Tuesday 16 October 2018

Killer Molly and father in legal blow as judge refuses to quash murder convictions

Jason Corbett with Molly Martens
Jason Corbett with Molly Martens
Ralph Riegel

Ralph Riegel

Molly Martens and her father have suffered a major legal blow as a US judge has refused to quash their convictions for the murder of Irish father-of-two Jason Corbett.

Ms Martens (33) and her father, retired FBI agent Thomas Martens (67), were convicted on August 9 in North Carolina of the second degree murder of businessman Mr Corbett (39) in 2015.

They were unanimously convicted by a Davidson County Superior Court jury following a trial which dominated headlines in both the US and Ireland. However, the father and daughter had challenged the court verdict after they alleged juror misconduct.

But the Irish Independent has learned that Judge David Lee, who oversaw the five-week trial, has now refused to set aside the conviction.

Full details of Judge Lee's refusal of the defence application to quash the convictions are expected to be published next week.

It is understood the judge's position was communicated by North Carolina legal officials to Mr Corbett's Irish family.

Sources said they are "hugely relieved" at the decision.

Read more: Lawyers drop killer Martens for Corbetts' civil action

Read more: Molly Martens' ex-fiancé pens personal essay: 'How my life suddenly became a true-crime drama'

Legal teams for the Martens had claimed that there were discussions between some jurors during the trial, despite the warnings of Judge Lee.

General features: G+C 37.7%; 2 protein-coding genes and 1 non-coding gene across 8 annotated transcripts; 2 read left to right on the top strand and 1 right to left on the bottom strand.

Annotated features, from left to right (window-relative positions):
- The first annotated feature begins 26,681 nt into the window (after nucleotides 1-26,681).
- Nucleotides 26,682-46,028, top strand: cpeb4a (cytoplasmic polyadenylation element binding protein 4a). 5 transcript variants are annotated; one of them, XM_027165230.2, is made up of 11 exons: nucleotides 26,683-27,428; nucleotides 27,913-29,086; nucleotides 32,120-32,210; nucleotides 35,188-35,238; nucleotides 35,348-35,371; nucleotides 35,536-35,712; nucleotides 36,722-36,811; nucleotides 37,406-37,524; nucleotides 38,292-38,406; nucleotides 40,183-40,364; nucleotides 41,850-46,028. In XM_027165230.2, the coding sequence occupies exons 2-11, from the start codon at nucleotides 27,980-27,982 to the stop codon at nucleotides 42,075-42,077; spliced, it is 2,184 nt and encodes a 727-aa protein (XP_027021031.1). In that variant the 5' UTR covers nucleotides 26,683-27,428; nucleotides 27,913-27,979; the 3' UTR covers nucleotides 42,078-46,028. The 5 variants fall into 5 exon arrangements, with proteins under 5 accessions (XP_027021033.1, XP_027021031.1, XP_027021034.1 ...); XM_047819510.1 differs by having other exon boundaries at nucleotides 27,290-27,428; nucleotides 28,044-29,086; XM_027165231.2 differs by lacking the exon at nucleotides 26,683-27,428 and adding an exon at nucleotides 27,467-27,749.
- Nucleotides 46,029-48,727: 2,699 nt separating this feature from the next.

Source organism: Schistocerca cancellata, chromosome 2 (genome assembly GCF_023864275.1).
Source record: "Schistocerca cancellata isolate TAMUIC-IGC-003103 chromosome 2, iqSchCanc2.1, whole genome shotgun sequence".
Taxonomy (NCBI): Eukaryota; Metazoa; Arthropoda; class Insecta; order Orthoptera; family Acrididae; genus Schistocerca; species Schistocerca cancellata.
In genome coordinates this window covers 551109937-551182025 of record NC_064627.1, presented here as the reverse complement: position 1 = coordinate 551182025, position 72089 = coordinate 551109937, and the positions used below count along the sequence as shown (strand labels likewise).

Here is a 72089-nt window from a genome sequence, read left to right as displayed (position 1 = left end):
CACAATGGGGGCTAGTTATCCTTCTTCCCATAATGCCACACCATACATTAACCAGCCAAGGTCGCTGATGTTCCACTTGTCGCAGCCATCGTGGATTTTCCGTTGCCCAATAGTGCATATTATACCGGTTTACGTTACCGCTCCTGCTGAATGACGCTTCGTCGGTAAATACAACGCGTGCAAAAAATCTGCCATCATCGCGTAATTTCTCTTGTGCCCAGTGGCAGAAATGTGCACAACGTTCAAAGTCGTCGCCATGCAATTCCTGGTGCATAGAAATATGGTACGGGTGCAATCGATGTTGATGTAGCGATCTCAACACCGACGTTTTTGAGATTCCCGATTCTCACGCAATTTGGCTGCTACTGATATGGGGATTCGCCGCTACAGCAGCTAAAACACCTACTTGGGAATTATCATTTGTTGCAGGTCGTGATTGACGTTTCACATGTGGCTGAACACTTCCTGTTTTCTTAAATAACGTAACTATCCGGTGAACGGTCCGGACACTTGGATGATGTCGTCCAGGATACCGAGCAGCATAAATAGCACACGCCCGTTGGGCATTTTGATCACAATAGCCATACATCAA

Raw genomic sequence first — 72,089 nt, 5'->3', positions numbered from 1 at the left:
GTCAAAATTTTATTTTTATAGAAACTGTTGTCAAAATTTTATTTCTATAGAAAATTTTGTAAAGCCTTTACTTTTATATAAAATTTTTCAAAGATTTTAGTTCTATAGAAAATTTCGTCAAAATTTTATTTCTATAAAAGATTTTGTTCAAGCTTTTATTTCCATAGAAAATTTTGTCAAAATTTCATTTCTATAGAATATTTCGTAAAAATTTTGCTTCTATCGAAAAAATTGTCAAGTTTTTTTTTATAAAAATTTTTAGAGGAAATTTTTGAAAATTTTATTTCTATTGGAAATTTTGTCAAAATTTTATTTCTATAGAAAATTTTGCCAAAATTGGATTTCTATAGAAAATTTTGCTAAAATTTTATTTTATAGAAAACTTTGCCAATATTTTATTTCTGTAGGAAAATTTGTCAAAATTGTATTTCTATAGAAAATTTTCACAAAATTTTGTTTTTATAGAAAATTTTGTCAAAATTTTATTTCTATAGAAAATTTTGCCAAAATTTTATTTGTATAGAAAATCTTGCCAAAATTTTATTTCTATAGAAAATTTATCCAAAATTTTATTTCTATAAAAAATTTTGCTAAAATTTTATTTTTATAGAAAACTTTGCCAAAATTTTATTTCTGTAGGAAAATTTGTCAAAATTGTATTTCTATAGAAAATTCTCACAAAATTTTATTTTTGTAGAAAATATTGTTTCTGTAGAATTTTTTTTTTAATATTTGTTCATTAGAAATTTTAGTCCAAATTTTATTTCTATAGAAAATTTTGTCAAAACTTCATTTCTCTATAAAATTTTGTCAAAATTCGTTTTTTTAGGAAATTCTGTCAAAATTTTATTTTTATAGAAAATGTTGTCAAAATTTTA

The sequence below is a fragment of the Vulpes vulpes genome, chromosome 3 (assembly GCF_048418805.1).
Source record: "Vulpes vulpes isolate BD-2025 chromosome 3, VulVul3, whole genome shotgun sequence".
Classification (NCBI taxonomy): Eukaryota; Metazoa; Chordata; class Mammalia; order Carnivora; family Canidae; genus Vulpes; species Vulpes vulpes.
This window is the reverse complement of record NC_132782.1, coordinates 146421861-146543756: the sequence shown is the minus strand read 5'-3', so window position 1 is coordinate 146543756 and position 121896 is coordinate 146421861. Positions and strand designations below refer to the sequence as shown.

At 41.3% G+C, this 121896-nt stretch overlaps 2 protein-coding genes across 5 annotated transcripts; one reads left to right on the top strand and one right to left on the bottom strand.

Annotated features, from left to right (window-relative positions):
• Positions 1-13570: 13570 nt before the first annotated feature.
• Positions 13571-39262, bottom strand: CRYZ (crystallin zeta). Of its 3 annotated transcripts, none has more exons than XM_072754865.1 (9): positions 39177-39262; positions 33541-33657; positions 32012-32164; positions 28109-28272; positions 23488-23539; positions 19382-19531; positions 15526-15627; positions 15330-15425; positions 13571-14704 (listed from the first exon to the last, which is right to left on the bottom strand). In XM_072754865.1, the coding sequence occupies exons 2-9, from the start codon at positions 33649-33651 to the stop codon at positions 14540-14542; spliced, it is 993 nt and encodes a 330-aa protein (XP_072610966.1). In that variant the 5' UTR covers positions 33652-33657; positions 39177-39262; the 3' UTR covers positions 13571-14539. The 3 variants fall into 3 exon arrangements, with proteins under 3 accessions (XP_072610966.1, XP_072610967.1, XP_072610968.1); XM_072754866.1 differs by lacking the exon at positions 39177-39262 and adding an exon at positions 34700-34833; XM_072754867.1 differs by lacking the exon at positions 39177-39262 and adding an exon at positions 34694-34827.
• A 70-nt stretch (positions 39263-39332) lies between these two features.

Submissions were also made about post-trial comments by some of the jurors. The father and daughter were both seeking a full retrial.

Submissions

That had been opposed by Davidson County District Attorney's Office which argued, in detailed legal submissions, that there was no such misconduct as to warrant the conviction to be quashed and a retrial ordered.

The father and daughter are also challenging their convictions with a case lodged with the North Carolina Court of Appeals, the State's second highest appeal court. It is understood that appeal will largely be based on legal issues surrounding their trial.

That appeal had been effectively suspended until the Davidson County legal issues were resolved. The duo are now serving sentences of between 20 and 25 years in separate North Carolina prisons.

Mr Corbett died from horrific head injuries sustained during a prolonged assault at the luxury home at Panther Creek Court in the US state he shared with his Tennessee-born wife.

The weapons used were a metal baseball bat and a heavy concrete paving brick.

Irish Independent

Editor's Choice

Also in Irish News